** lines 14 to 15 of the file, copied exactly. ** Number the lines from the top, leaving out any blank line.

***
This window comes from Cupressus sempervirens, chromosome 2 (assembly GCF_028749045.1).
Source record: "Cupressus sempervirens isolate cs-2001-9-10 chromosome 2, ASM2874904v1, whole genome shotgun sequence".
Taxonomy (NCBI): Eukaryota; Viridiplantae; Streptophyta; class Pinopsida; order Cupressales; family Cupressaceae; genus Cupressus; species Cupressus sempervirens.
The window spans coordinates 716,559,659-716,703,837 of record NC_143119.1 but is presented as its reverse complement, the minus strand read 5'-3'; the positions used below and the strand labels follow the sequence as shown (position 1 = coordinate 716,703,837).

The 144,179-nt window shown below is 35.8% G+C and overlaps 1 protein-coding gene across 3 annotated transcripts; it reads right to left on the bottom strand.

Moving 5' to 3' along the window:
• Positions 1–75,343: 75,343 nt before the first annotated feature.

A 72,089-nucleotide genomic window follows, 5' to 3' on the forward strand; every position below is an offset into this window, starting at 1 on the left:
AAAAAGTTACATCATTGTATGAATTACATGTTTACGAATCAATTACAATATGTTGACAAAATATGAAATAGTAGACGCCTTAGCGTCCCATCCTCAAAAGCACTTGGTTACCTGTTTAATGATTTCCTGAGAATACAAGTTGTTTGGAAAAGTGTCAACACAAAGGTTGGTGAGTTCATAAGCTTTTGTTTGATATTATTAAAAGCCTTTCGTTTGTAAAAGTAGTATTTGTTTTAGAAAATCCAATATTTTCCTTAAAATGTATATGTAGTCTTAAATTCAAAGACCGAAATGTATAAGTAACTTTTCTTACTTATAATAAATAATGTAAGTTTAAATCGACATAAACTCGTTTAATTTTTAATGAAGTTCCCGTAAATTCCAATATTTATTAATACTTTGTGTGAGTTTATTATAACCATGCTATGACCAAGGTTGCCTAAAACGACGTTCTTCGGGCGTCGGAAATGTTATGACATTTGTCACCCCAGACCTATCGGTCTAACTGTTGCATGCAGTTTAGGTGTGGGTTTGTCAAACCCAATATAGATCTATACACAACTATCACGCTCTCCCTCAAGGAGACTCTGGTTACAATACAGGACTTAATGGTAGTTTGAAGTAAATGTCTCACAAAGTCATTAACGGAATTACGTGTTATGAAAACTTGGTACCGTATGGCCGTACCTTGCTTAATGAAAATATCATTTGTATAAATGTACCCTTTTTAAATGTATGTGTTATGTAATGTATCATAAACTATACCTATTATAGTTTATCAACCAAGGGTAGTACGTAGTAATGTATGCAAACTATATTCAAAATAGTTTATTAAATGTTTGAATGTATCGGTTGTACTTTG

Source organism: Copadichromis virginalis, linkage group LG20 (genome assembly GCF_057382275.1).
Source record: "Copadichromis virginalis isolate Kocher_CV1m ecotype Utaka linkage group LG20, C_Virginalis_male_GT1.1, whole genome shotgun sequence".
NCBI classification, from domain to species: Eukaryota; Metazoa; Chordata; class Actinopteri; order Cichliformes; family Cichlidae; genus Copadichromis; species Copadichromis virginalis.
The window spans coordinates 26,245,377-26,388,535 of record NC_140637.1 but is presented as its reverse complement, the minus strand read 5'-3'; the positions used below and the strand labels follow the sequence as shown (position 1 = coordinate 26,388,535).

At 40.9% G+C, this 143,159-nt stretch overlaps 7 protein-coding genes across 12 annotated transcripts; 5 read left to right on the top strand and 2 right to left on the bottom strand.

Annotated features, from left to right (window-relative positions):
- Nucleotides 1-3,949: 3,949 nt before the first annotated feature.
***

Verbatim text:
At 40.9% G+C, this 143,159-nt stretch overlaps 7 protein-coding genes across 12 annotated transcripts; 5 read left to right on the top strand and 2 right to left on the bottom strand.

Annotated features, from left to right (window-relative positions):